News and Events
August 4, 2015
Amazon Web Services Research Grant awarded to Patrick Seeling
Amazon, Inc. awarded Assistant Professor Dr. Patrick Seeling with the Department of Computer Science at Central Michigan University an Amazon Web Services (AWS) Research Grant. 

Amazon Web Services is a collection of remote computing services that together make up a cloud computing platform, offered over the Internet by Amazon, Inc.  The award allows for $3900 in credits to Amazon’s cloud computer server environment at multiple locations worldwide.

For multiple years, Dr. Seeling and Troy Johnson, who is currently finishing his MS in Computer Science, investigated the characteristics of the world wide web and how browsers on desktop or mobile devices access web pages and their contents. Their research led to several publications, including one in the third ranked publication in telecommunications (based on ISI Impact factor 2014): T. A. Johnson and P. Seeling, "Desktop and Mobile Web Page Comparison: Characteristics, Trends, and Implications,” IEEE Communications Magazine, vol. 52, iss. 9, pp. 144-151, 2014.  

Access to the AWS cloud will allow Dr. Seeling and Troy Johnson to investigate how today’s mobile devices access the world wide web and where performance is wasted because servers are non-optimal configured and content is downloaded too often, wasting network capacities and cellular plan data caps next to the limited energy found in mobile devices.​


April 20, 2015
Virtual to reality video games to help teach disabled children cognitive skills
​Video games could change the lives of children with intellectual disabilities as students and professors work together to create a safer way to teach kids functional skills like crossing the street.

Computer science summer courses available

February 25, 2014 - Looking to get some courses in over the summer? Check out the list of what's available this year from the CMU Department of Computer Science.

Summer Session 1: May 19 - June 26, 2014

  • CPS 180, Principles of Computer Programming
    Monday-Friday, 10:00-11:50 AM
    Section # 22261681, Professor Ugur
    Meets in Pearce Hall 124 with labs held in Pearce Hall 423

Summer Session 2: June 30 - August 7, 2014

  • CPS 100, Computers and Society
    Monday-Thursday, 8:00-9:50 AM
    Section # 22262688, Professor Cregger
    Meets in Pearce Hall 126 with labs held in Pearce Hall 424
  • CPS 181, Introduction to Data Structures
    Monday-Thursday, 10:00-11:50 AM
    Section # 22261682, Professor Kinnicutt
    Meets in Pearce Hall 126 with labs held in Pearce Hall 423
  • ITC 101, Reasoning through Computer Visualization
    Monday-Thursday, 10:00-11:50 AM
    Section # 22261675, Professor Stinson
    Meets in Pearce Hall 124 with labs held in Pearce Hall 424

Smartphone Security

In November 2013, CMU's Department of Computer Science was visited and interviewed by Traverse City's CBS affiliate about the issue of smartphone security. Reports have been surfacing that indicate smartphones present a security risk by revealing the location of the user, since through geo-tagging, GPS coordinates can be embedded into the header portion of an image file. Anyone with the correct software can then determine the exact location of where the picture was taken.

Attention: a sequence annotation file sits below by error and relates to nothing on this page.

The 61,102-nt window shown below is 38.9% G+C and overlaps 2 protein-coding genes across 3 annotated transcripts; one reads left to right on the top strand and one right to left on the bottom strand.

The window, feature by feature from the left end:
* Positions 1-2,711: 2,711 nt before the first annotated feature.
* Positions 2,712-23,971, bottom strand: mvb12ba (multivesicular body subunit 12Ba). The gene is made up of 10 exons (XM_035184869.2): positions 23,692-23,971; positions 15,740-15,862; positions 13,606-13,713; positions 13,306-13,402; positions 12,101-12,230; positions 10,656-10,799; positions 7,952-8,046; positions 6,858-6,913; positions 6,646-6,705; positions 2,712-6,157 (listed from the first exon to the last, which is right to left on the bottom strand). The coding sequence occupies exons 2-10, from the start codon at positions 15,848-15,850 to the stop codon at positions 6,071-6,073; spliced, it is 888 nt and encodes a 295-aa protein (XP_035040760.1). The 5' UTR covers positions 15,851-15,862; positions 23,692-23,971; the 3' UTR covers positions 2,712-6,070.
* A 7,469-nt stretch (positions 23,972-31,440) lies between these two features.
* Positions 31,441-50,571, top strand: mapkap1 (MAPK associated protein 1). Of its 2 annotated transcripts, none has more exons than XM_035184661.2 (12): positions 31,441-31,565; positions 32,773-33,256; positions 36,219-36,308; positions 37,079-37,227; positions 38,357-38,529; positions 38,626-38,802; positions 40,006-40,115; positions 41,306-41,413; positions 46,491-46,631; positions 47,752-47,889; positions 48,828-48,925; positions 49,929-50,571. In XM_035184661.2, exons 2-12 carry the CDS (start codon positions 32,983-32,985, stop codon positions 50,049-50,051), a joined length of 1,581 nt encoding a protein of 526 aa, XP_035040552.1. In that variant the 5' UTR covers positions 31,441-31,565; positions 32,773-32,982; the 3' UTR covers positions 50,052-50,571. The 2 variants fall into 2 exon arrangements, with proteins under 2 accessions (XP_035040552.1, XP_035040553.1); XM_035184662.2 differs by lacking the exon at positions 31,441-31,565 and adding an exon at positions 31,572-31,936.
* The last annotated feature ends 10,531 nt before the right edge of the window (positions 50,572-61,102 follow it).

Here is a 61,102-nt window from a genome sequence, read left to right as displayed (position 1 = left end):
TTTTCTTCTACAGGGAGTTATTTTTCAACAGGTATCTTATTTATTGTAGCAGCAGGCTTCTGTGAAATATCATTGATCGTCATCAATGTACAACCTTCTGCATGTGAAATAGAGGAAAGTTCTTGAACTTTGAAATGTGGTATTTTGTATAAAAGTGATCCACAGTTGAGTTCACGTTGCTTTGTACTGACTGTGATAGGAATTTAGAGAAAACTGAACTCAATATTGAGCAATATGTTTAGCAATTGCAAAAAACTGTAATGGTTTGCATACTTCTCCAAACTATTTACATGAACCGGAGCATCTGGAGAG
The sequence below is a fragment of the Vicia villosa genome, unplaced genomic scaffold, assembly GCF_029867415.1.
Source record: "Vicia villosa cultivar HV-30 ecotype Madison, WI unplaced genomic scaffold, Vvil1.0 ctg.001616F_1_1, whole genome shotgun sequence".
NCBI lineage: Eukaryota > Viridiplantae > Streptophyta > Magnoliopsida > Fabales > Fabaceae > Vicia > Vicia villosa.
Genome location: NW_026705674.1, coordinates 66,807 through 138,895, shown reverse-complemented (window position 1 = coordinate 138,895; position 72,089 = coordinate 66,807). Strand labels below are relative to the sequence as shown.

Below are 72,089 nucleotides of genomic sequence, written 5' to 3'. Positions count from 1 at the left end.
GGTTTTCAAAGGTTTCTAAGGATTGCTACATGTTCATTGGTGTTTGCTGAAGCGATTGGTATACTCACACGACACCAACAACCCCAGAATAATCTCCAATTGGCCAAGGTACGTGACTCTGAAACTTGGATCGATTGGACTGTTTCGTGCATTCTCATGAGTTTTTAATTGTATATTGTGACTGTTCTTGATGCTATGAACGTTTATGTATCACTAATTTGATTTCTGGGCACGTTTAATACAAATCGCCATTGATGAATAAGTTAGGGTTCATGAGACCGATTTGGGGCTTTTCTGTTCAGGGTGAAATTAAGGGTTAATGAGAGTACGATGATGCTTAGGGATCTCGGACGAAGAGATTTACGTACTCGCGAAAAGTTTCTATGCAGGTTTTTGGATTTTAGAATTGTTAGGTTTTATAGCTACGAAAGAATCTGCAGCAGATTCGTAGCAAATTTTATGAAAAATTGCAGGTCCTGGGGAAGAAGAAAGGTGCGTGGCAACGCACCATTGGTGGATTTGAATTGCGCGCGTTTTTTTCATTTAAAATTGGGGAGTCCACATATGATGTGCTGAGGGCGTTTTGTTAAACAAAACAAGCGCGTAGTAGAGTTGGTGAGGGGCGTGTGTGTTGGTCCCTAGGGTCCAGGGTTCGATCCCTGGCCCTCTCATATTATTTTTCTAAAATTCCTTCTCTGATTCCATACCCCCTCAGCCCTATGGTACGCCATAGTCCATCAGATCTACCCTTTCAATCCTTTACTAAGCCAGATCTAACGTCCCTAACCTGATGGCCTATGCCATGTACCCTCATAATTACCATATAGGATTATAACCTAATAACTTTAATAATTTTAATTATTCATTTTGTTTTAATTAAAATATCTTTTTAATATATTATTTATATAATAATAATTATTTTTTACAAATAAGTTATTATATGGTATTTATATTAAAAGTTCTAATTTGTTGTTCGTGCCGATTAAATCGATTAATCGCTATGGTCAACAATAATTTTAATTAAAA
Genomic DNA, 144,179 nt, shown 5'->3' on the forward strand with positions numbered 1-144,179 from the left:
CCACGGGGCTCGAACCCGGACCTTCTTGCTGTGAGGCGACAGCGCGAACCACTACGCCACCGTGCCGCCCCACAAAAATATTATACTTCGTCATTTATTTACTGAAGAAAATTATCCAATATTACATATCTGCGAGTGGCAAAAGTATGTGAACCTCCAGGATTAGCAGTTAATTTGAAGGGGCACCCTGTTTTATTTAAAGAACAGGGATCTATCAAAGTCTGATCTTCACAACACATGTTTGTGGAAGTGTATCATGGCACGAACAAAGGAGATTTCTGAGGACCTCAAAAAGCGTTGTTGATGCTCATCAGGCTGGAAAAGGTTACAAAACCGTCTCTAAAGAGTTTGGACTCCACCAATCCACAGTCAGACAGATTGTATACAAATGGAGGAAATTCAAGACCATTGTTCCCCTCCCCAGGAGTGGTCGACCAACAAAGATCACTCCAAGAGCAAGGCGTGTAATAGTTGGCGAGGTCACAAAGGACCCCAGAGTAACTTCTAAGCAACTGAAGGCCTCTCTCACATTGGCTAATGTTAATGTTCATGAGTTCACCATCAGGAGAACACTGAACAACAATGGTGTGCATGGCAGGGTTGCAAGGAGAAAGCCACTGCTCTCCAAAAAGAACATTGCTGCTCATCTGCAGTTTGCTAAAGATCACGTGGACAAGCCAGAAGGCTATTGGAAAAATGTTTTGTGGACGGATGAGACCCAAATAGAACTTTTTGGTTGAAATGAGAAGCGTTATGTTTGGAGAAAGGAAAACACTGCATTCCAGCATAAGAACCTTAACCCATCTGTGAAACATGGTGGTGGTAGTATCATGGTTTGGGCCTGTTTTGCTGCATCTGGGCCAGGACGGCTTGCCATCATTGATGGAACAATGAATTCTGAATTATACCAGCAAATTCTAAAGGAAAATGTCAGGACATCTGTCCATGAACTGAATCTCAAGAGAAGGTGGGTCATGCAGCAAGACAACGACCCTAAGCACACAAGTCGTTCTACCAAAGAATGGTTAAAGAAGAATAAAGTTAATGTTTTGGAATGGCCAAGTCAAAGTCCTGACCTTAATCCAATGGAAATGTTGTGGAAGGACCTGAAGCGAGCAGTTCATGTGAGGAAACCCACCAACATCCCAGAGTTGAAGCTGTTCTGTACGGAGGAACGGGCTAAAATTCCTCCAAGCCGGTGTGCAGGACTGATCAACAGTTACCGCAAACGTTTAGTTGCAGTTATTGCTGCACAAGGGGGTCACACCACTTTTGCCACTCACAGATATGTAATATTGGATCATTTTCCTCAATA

On iOS devices, this feature is enabled by default, allowing users to perform useful tasks, such as searching through their photos by location. Many people take several photos using their smartphones, but if you ask someone, for example, to show you pictures of their trip to Alaska last summer, they will have a hard time going back through hundreds of pictures to try to find the ones that pertain to that particular trip. However, with geo-tagging enabled, a smartphone user simply has to look at a map of the United States and zoom to the state of Alaska. Then all of the photos taken in that location will be shown.

Unfortunately, criminals are increasingly taking advantage of geo-tagging to find out where a person is. If you take a photo and email it to all of your friends, anyone that they then share that photo with is able to figure out exactly where you were when that photo was taken. Some people are concerned that if a picture of their child is shared, for example, criminals will be able to determine exactly where their favorite park is. While this is true, it is also not as widespread as most people believe.

Social media sites like Facebook and Instagram remove all geo-tagged information by default so that pictures available on these publicly-visible platforms will not contain any geographic information relating to where the photo was taken. Of course, any signage in the background of the photo may contain clues to the location, so anyone posting a photo needs to be aware of the content within it.

The important thing to remember is that photos taken with a smartphone that are then emailed will still contain the geo-tagged information by default, but this geo-tagging information capture is a feature can be turned off in the settings menu of the device, thereby preventing any security issues from arising.

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